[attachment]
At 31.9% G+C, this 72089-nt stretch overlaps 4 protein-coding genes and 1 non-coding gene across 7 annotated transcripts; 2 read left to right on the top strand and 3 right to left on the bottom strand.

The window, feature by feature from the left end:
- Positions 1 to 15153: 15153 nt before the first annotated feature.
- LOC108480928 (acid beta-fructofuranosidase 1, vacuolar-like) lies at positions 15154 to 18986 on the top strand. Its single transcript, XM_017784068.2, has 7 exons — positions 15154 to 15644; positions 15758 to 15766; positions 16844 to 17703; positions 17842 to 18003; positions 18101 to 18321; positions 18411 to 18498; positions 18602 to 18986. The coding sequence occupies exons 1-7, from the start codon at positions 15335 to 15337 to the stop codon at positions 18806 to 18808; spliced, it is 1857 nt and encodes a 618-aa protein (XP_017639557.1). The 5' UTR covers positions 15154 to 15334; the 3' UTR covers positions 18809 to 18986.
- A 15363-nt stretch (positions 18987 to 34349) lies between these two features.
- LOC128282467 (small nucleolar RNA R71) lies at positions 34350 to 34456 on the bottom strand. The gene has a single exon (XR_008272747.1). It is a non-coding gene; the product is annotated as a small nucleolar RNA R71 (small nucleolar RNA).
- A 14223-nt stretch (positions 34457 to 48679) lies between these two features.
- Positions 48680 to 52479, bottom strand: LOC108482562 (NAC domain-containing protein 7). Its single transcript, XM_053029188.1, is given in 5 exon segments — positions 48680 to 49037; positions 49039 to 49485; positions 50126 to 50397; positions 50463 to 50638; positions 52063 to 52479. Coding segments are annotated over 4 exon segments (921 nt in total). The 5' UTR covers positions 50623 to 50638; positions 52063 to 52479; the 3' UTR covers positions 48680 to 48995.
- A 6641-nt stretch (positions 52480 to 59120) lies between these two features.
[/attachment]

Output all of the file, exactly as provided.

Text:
At 31.9% G+C, this 72089-nt stretch overlaps 4 protein-coding genes and 1 non-coding gene across 7 annotated transcripts; 2 read left to right on the top strand and 3 right to left on the bottom strand.

The window, feature by feature from the left end:
- Positions 1 to 15153: 15153 nt before the first annotated feature.
- LOC108480928 (acid beta-fructofuranosidase 1, vacuolar-like) lies at positions 15154 to 18986 on the top strand. Its single transcript, XM_017784068.2, has 7 exons — positions 15154 to 15644; positions 15758 to 15766; positions 16844 to 17703; positions 17842 to 18003; positions 18101 to 18321; positions 18411 to 18498; positions 18602 to 18986. The coding sequence occupies exons 1-7, from the start codon at positions 15335 to 15337 to the stop codon at positions 18806 to 18808; spliced, it is 1857 nt and encodes a 618-aa protein (XP_017639557.1). The 5' UTR covers positions 15154 to 15334; the 3' UTR covers positions 18809 to 18986.
- A 15363-nt stretch (positions 18987 to 34349) lies between these two features.
- LOC128282467 (small nucleolar RNA R71) lies at positions 34350 to 34456 on the bottom strand. The gene has a single exon (XR_008272747.1). It is a non-coding gene; the product is annotated as a small nucleolar RNA R71 (small nucleolar RNA).
- A 14223-nt stretch (positions 34457 to 48679) lies between these two features.
- Positions 48680 to 52479, bottom strand: LOC108482562 (NAC domain-containing protein 7). Its single transcript, XM_053029188.1, is given in 5 exon segments — positions 48680 to 49037; positions 49039 to 49485; positions 50126 to 50397; positions 50463 to 50638; positions 52063 to 52479. Coding segments are annotated over 4 exon segments (921 nt in total). The 5' UTR covers positions 50623 to 50638; positions 52063 to 52479; the 3' UTR covers positions 48680 to 48995.
- A 6641-nt stretch (positions 52480 to 59120) lies between these two features.